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Monday March 13, 2006 - 11:47:30 GMT
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Global financial markets not at risk as Japan’s monetary policy returns to normal

Economics Weekly: Global financial markets not at risk as Japan’s monetary policy returns to normal

Japanese recovery leads to policy change
Recovery in Japanese economic growth means an end to the ultra loose monetary policy that has been in place since 2001. Many worry that this will cause financial market dislocation and lead to added volatility, putting at risk those who had borrowed with cheap Japanese money to lend at higher interest rates in other currencies - the 'carry trade'. Our view is that Japan's actions could add to volatility in the short term (though there are few signs of that at present, see chart a) but we believe that the benefits for the world economy of a strong Japanese economy outweigh the negatives. We explore some of the issues in this week’s economic brief.

What did the BOJ announce?
By a vote of 7:1 with one member absent the Bank of Japan decided to end the support of zero interest rates by quantitative easing. It is estimated that the central bank provides outstanding reserves of some Y35,000bn to commercial banks well above the Y6,000bn thought necessary to keep short term interest rates at zero, thus offering them plenty of money to lend to potential borrowers. The central bank also announced that inflation of 0-2% a year was desirable, effectively announcing the inflation rate of 1% as being the central target. To some observers, however, the problem with this is that, given the difficulties of measuring inflation accurately, 1% might mean in reality that price inflation is zero. And this is not really a good position for the Japanese economy to be in since price deflation pushes up the burden of debt while price inflation helps to erode it.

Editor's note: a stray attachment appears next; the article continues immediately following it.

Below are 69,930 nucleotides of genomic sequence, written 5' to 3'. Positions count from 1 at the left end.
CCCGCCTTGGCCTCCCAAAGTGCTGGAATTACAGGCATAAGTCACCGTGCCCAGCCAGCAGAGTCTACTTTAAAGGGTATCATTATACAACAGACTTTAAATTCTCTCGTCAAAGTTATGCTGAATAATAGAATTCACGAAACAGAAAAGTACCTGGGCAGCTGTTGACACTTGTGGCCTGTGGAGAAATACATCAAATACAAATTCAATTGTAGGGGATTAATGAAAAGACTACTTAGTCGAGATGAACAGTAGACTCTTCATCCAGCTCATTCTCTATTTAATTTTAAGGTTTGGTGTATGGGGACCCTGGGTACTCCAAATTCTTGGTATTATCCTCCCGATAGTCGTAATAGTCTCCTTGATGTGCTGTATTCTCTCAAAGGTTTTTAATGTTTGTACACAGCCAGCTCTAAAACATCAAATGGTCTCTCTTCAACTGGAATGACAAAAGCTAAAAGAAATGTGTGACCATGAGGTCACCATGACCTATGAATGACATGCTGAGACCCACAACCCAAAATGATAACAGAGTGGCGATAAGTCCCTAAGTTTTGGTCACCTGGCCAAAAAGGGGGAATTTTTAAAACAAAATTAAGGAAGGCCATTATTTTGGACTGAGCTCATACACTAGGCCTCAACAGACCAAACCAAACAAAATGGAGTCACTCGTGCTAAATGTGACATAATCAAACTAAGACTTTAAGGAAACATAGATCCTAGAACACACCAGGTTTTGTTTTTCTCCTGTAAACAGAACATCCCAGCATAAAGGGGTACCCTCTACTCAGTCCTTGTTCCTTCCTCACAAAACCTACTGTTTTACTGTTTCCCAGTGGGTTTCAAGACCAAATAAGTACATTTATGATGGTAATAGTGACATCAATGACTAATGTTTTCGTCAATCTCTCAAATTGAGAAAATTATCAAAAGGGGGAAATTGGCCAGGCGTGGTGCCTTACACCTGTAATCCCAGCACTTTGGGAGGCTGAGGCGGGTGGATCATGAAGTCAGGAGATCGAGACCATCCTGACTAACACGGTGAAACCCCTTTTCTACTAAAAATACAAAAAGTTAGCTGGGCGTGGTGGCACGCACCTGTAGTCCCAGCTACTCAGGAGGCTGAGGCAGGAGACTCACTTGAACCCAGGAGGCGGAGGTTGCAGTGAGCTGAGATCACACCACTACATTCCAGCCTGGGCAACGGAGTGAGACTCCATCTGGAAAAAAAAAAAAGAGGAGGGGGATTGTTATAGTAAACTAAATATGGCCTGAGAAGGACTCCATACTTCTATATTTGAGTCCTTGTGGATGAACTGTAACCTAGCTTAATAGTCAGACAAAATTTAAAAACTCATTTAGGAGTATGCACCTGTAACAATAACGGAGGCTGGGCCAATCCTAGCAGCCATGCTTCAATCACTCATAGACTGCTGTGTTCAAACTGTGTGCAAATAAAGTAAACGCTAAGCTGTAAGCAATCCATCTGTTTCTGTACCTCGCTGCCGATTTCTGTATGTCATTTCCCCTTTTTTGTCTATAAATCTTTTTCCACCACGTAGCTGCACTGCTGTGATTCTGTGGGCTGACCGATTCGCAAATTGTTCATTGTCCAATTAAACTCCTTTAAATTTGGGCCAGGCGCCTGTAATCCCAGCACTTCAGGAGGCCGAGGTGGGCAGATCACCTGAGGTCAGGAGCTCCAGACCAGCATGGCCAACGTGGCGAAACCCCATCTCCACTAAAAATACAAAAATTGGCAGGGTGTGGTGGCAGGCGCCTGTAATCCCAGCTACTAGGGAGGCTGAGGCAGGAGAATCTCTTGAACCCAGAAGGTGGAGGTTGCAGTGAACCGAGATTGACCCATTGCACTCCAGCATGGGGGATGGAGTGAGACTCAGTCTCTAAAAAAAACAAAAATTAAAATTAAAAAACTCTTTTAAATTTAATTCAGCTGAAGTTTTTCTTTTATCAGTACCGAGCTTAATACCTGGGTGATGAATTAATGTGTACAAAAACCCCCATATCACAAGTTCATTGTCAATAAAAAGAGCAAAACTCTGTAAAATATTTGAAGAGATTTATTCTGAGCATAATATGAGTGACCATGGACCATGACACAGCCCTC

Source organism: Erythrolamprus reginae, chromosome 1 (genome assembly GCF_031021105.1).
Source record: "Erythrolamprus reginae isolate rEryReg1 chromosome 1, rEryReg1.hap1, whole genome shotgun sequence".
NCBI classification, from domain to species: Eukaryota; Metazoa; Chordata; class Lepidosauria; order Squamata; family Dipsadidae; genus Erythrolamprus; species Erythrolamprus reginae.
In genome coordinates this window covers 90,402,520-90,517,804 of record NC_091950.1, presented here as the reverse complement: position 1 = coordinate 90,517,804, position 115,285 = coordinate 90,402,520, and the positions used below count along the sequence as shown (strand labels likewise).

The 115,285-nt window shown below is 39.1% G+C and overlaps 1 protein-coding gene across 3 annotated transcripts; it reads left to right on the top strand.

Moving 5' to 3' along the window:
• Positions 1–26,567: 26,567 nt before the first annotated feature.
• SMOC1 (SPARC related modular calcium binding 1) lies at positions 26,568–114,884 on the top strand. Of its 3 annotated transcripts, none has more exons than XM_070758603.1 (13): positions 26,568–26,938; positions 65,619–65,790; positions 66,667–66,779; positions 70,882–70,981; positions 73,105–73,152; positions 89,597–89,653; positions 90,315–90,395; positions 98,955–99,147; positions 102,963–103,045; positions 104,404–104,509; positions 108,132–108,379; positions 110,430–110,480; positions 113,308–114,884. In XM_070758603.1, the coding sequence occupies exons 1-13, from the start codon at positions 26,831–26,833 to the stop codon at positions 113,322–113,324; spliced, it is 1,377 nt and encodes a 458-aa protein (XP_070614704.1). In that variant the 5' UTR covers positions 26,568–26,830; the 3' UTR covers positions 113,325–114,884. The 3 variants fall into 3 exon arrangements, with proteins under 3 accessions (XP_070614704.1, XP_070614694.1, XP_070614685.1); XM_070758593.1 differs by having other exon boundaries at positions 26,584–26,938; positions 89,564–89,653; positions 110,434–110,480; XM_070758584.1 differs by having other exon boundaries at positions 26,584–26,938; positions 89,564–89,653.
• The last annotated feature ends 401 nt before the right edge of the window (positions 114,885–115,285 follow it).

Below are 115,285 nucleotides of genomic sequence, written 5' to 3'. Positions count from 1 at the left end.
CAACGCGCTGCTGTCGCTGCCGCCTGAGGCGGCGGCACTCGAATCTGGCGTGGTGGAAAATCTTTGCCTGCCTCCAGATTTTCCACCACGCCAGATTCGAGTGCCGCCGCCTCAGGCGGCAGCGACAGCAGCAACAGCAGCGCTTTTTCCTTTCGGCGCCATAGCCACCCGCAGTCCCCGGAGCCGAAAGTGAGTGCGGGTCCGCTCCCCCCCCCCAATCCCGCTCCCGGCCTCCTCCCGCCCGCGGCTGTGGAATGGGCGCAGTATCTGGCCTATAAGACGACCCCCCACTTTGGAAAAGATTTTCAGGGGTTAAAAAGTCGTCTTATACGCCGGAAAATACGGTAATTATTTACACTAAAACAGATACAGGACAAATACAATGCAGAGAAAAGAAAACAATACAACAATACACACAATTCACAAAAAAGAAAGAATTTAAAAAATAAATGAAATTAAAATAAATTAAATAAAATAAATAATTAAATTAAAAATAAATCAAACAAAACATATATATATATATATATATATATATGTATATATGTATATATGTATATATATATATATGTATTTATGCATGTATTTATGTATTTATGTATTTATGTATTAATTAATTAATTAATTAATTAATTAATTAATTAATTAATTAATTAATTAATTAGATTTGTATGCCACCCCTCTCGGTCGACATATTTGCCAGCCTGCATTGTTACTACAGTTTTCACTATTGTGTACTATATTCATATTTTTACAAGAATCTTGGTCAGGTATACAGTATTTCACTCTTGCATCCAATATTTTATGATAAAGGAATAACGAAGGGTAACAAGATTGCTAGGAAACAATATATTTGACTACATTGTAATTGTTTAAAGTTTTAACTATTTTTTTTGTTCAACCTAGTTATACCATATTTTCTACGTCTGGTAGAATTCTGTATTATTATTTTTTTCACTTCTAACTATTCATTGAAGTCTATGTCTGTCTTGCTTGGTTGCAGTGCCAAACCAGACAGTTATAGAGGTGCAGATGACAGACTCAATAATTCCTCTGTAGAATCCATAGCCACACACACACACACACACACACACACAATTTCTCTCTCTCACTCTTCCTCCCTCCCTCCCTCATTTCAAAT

The bank of Japan also shifted its monetary policy target back to the unsecured overnight call loan rate. But the aim is not for it to rise but to stay at zero. And quantitative easing is scheduled to take roughly three months to remove, with the bulk of this to be done at the end of the three month period. The central bank has said that it will be careful about removing the quantitative monetary overhang and any demand for funds will be met, irrespective of the removal of excess reserves. Moreover, it will continue to purchase some one-third or Y1.2bn of government debt outright at the regular auctions, so acting to shore up bond market prices. This helps to alleviate one fear: that as excess money dries up, commercial banks will funnel less into the bond markets and so cause yields to rise and choke off the economic recovery.

Moreover, even if there is some small rise in interest rates, say of 0.25% by the end of 2006, the yen will remain by far the cheapest currency in which to borrow. Credit conditions for those with outstanding commitments may be tighter but they are hardly likely to make the difference between profit and loss for the vast majority, which would be of concern to the central bank.